by Corrado Sinigaglia and Stephen A. Butterfill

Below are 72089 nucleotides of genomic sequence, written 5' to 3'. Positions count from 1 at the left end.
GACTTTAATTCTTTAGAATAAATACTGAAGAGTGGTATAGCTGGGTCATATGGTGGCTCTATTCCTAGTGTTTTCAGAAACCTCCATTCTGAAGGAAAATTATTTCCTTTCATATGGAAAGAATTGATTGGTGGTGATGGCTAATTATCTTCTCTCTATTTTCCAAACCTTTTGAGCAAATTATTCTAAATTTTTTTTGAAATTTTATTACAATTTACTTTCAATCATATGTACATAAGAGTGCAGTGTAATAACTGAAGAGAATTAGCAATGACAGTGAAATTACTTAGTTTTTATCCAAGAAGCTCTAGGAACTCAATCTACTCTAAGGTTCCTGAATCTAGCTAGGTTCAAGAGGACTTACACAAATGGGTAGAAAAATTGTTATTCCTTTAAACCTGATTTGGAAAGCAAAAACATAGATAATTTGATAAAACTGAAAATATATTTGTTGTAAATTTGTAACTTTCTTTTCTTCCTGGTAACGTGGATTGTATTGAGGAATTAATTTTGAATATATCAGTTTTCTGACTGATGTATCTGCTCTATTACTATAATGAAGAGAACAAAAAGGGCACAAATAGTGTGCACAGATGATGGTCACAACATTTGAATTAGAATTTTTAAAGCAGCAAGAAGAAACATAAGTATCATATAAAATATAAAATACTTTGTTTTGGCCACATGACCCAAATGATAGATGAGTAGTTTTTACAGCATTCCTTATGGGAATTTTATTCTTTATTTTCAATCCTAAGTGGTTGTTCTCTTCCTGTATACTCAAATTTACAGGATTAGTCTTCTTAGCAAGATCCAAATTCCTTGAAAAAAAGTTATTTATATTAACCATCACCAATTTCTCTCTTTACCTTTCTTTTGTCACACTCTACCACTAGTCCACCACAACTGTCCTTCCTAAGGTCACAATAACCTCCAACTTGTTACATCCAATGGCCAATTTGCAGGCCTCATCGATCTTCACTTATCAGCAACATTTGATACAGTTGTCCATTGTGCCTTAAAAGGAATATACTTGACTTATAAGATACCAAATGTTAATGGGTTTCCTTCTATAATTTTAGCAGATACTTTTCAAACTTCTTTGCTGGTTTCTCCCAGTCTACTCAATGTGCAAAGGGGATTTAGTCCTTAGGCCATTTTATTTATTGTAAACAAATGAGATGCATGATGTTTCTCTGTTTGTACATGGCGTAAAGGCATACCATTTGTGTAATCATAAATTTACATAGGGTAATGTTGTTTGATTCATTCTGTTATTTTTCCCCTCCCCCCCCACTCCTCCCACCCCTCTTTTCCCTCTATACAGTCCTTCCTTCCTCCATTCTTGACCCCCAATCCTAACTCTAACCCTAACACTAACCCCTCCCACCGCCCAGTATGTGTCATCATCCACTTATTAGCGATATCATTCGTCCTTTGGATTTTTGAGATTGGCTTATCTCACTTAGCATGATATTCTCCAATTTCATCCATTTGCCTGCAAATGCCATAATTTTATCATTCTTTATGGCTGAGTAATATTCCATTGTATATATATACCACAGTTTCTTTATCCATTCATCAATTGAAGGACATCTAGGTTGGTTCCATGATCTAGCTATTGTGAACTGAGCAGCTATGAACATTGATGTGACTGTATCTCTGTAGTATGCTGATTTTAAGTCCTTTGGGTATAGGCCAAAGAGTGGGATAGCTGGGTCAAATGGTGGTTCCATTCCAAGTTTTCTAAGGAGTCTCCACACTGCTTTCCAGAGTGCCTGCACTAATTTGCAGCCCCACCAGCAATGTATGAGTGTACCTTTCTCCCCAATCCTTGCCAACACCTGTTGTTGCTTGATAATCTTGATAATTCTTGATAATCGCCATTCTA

Acting together with a purpose is a familiar feature of everyday life. We jump together, play music together and move tables together. But what do we experience of action in acting together? It is perhaps tempting to suppose that there is a special way in which we can experience our own actions, and that we cannot experience the actions of others in this way. This view would imply that in acting together, our own actions are experienced in a way that our partners’ actions are not. However recent research on motor representation suggests that, in observing another act, it may be possible to experience her actions in whatever sense we can experience our own actions. This makes it at least conceivable that in acting together we can experience the actions each of us performs in the same way. But the occurrence of a joint action involves more than merely the occurrences of two individual actions. Are there experiences of joint actions which involve more than merely two or more experiences of individual actions? In this chapter we defend a positive answer. In some cases, experiences associated with joint action are experiences of action in whatever sense experiences of acting alone are.